We were obsessed by the idea to make a simulation of a virtual “genetically modified organism” – a plant whose growth depends on the public opinion in different countries. As we didnâ€™t have a clue how to make this, we asked more experienced peoples for their help. Now, www.regrowingeden.ch is also the place for our virtual garden Eden. It is still under completion – so fill in the online-questionnaire and instantly get “your opinion on GE/GMO as an artistic picture”. Your answers from the questionnaire are transformed into an artistic picture or “virtual plant”. In the end, we will create a virtual Garden Eden-scene with an animated plantgrowth of individual plants – the Regrowing Eden-movie on the social discourse on gene-technology! The fractal-images are calculated with the great contribution of Hansrudi Noser from the Zurich Institute of Informatics. They are an interpretation from the Lindenmayer-system – the programming has parallels to the universal genetical code.
Mission completed – lessons learned
The official AIL-project is over and we look back to nine very interesting and intensive months. We learned a lot about science in the different the socio-political contexts. We understood, that even scientists are humans! In the end, the scientific results are rather subjective findings depending on the deeper-rooted ideology and motivation of each scientist. Through our work, we made so many contacts and even met new friends. Generally we stated that the public is rather critical regarding the possible GMO-risks. But the level of understanding and involvement differ very much between the three countries.
Our project plan was to elaborate three different performative installations, that reflect the specific situations and to allow an artistic and scientific comparison between the three countries. Looking at the results, we think that we fullfilld our mission – in the real world as well as in the cyber space.
We want to highlight, that in the end each location, where we could make our art-installation, was somehow characteristic for the GE/GMO-situation in the specific country: the green-floored research building of Swiss ETHZ allowed a maximum of differentiation and freedom of experimentation – Switzerland is known for his differentiated public discourse on GE/GMO: while not accepted in food and on the fields, the Swiss people enhance scientific research on GE/GMO; the red-walled, famous Museum Oscar Niemeyer in Brazil was politically hot – we were allowed to make performances on GMO, resp. GMO-risks in that prestigious building as the museum directressâ€™ husband was the governor of ParanÃ state himself, known for his anti-GMO-policy and fierce fight against the pro-GMO-dictate of the Brazilian federal government; the brown-floored Nha San artspace in Vietnam represented the unofficial existence of GE/GMO – as from the Socialist Republic of Vietnam officially not recognised as an important avant-garde artspace (resp. considered as illegal), GE/GMO officially does not exist either (there is no legal GE/GMO framework in place and therefore it is illegal); but as important Nha San is for the artscene in Vietnam, as real genetically modified plants are already growing on the fields – unofficially!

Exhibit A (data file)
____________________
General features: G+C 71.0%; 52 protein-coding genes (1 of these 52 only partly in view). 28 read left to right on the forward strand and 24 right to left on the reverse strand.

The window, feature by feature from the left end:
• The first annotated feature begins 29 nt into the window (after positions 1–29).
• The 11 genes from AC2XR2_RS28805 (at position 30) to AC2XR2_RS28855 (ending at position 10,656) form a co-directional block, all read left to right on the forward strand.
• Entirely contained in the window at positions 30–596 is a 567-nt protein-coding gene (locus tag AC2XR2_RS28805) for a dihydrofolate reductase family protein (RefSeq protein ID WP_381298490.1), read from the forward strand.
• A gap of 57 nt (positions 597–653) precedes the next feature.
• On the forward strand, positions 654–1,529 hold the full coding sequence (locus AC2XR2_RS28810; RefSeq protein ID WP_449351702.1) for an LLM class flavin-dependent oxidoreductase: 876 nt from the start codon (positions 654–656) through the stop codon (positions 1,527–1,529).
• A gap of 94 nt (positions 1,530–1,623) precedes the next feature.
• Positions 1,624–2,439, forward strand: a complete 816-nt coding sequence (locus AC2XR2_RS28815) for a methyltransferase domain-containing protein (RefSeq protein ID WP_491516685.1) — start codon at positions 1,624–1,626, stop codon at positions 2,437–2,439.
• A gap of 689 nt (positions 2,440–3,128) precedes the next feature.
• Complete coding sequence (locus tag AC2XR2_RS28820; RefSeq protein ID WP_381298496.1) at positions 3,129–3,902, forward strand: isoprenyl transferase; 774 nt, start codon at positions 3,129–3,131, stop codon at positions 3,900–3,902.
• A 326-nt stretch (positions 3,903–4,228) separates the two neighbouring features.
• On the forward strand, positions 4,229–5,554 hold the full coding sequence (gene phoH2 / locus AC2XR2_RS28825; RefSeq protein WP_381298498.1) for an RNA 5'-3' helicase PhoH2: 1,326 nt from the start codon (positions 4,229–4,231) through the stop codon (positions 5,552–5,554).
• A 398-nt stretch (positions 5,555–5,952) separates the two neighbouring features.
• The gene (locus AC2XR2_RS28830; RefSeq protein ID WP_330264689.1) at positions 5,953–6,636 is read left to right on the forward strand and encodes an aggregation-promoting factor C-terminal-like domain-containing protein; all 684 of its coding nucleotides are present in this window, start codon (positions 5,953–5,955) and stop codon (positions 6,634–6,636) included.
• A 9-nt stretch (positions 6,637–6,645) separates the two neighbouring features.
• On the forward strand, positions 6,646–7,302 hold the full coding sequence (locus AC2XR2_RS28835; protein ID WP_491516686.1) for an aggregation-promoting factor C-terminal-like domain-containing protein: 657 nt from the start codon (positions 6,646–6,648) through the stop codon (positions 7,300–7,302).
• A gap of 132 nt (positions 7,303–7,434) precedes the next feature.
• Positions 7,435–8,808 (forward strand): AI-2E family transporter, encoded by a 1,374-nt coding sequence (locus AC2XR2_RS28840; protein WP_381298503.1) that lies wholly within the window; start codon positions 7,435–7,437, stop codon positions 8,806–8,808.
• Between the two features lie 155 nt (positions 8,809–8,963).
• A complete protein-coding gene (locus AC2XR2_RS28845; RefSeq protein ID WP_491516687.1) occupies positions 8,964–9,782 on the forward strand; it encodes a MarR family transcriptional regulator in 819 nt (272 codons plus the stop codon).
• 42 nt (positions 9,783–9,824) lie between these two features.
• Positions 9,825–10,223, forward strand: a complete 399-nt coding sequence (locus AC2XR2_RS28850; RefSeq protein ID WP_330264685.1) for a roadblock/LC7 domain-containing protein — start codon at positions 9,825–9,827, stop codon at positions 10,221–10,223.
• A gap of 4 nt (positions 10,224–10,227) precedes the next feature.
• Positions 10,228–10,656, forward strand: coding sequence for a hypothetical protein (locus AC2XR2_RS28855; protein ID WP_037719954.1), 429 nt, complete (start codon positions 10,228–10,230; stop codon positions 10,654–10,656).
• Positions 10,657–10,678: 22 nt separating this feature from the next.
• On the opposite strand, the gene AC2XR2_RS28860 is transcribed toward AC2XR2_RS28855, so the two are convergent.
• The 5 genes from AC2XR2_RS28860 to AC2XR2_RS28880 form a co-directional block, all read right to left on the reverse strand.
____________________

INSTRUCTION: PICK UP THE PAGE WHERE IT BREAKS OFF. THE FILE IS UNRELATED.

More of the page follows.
The collaboration among us – Hina & Mätti – was great. Together we managed to work with the needed openness and straightness even under difficult and adventurous circumstances.
Conclusions and recommendations
With gene-technology, humankind designs new life. It was great having had the opportunity to examine the complexity of genetic engineering and to reflect on the manner in which society interacts with nature. We appreciated having had the unique possibility for freely experimenting inside and outside of the lab in our two-persons-team. It would have been nice having had more time for an exchange with the other AIL-artists – but considering our dense schedule it was not very realistic. For us it was worthwhile to develop a certain self-initiative. We recommend the follow AIL-artists to do the same in order to get what they needâ€¦
Credits (full list click here)
Dr. Angelica Hilbeck; Antonio Pietrobelli; Christof Sautter; Duc Nguyen Manh; Evelyne Underwood; Felix Marthaler; Georg Bauer; Hansrudi Noser; Huynh Thi Thu Huong; Dr. Nguyen Hong Son; Prof. Nguyen Van Tuat; Le Hien Luong; Margit Leisner; Octavio Camargo; Tran Luong; ETH Zürich; the entire Nha San Hanoi-crew; the Curitiba Museu Oscar Niemeyer-staff; Parana State Authorities from Sanepar, Claspar, APPA; Vietnamese state officials and scientists from MARD, FCRI, PPRI, VEPA, Hanoi University of Agriculture
Posted in Artists-In-Lab | Comments Off on Artists-in-Labs (results and conclusions)!